Profile on Nicholas McCarthy, a pianist who was born without his right hand.
Nicholas McCarthy was born in 1989 without his right hand and only began to play the piano at the late age of 14 after seeing a friend play Beethoven’s Waldstein Sonata. Studying at the prestigious Royal College of Music in London, his graduation in July 2012 made history and drew press headlines world wide, being the only left-hand alone pianist tograduate from the Royal College of Music in its 130 year history.
Nicholas has performed extensively throughout the UK in major venues including The Royal Albert Hall, Queen Elizabeth Hall, St Martin-in-the-Fields and the Wales Millennium Centre among others. Internationally Nicholas has performed at The Kennedy Centre in Washington D.C, The Capetown Convention Centre & The Linder Auditorium in South Africa, The Vilhena Palace and the Offices of the Prime Minister in Malta and the Abay Opera House Kazakhstan.
Nicholas is widely featured throughout national and international press and regularly gives live performances and interviews on television and radio including shows for BBC Radio 3, BBC Radio 4, BBC television Channel 4 and ITV. Nicholas has been the subject of both a BBC documentary and feautured in one by Channel 4. Nicholas ‘s television appearances have been responsible for drawing a cross section of new audiences to his imaginative recitals, many of whom had never been to a piano recital.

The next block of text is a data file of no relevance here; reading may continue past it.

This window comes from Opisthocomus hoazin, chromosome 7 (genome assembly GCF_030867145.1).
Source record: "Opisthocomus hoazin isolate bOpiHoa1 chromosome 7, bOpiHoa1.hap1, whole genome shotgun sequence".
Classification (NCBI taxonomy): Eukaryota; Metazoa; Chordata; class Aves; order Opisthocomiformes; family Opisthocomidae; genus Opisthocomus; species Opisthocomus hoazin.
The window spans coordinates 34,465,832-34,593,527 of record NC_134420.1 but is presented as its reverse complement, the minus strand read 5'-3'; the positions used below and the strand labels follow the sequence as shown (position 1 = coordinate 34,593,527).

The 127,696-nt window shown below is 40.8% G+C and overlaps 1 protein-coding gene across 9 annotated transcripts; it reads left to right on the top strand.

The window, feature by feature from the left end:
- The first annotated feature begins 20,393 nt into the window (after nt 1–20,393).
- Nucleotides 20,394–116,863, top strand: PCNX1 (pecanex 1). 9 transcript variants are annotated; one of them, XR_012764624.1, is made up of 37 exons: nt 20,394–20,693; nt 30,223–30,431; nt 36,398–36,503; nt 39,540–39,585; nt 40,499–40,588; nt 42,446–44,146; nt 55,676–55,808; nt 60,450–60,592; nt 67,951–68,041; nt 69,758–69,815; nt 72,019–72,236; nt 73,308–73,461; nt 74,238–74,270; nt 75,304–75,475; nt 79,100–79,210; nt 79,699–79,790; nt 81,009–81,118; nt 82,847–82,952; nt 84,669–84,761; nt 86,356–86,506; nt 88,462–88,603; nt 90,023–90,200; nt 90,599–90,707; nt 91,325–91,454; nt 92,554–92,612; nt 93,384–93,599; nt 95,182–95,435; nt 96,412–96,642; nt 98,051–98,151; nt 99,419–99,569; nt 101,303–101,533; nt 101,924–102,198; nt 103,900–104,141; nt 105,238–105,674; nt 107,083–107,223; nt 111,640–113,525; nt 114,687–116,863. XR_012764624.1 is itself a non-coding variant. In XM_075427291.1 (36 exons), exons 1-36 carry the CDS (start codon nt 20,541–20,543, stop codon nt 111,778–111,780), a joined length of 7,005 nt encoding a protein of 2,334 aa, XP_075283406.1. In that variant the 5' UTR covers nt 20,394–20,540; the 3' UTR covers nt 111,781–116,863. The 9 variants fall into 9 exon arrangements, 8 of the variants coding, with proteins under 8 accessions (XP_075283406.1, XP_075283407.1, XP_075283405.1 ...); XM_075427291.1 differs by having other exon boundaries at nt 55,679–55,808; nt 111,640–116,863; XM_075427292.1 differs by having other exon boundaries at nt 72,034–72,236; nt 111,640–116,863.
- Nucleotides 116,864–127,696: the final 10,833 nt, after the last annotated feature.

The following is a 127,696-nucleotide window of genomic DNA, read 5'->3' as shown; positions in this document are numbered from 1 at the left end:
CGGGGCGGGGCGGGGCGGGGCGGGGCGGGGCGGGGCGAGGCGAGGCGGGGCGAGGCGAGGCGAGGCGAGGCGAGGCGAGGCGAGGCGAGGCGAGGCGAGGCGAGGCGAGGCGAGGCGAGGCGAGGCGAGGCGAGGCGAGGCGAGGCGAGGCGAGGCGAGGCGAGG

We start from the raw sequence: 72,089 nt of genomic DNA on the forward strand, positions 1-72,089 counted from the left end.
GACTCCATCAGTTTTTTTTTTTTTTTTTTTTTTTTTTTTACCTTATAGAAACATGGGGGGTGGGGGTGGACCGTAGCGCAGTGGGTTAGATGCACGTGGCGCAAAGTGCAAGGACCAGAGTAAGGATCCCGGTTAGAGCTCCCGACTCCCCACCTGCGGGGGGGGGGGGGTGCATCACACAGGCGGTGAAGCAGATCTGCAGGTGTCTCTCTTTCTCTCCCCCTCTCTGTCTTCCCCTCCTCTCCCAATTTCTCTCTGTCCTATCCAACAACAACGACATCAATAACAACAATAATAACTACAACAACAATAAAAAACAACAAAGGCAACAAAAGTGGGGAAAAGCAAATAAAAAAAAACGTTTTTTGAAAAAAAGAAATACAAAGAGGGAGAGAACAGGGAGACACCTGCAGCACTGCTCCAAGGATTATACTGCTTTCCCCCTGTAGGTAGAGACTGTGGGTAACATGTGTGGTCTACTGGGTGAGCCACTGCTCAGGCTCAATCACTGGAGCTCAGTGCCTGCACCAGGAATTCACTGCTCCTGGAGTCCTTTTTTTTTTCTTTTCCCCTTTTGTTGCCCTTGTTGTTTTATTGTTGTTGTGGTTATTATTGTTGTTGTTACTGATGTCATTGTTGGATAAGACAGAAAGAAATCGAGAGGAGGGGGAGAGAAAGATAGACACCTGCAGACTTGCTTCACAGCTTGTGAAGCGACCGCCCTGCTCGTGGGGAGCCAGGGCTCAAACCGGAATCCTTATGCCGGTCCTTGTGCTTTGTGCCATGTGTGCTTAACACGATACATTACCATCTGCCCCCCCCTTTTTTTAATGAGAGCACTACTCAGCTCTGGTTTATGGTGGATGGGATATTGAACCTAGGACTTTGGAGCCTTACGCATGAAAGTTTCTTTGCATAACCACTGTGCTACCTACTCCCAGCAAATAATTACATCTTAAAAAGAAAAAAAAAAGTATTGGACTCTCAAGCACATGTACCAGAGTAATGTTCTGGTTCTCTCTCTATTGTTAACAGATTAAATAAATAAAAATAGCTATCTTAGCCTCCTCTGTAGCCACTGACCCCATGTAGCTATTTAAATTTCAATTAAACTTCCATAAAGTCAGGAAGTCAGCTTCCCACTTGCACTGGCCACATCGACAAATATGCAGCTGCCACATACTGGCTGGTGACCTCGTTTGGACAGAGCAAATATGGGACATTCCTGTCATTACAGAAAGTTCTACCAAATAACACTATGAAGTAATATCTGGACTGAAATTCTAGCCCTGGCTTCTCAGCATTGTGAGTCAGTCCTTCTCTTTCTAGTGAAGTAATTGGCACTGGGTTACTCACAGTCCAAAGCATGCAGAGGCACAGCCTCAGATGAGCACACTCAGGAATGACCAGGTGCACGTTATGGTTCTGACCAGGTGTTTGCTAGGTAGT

Nicholas’ specialist repertoire is rich and varied encompassing numerous great pieces for left hand alone including original exciting pieces by Scriabin, Liszt and Brahms with striking arrangements of Schubert and Bach (Wittgenstein’s arrangements) Gershwin and some Chopin/Godowsky studies amongst others including Nicholas’ own transcriptions for left hand of more familiar ‘well known’ two handed piano works such as Chopin’s G Minor Ballade and Roses of Picardy by Haydn Wood. Nicholas’s programming caters for a broad range of classical and mainstream tastes. Besides this solo repertoire Nicholas also has numerous concertos in his repertoire. Famed not only for his virtuosic displays at the piano but also for his sensitive and warm interpretations.
One of Nicholas’s proudest moments was performing with the British Paraorchestra at the Closing Ceremony of the 2012 Paralympic games where they played alongside Coldplay and gave a rendition of the Paralympic anthem in front of an audience of 86,000 people and half a billion worldwide viewers.
Nicholas recently performed at the International Cheltenham Festival and gave an extensive range of Schools workshops in conjunction with this. July/August will see Nicholas present two of the world famous BBC Proms, to be televised on BBC4.
Nicholas is Patron of Carers Gloucestershire, Patron of Create and Patron of The Towersey Foundation and has recently been appointed ambassador of The One Handed Musicians Trust (OHMI) and keenly works alongside a number of other charities including The Tadworth Children’s Trust all of which are very close to Nicholas’s heart.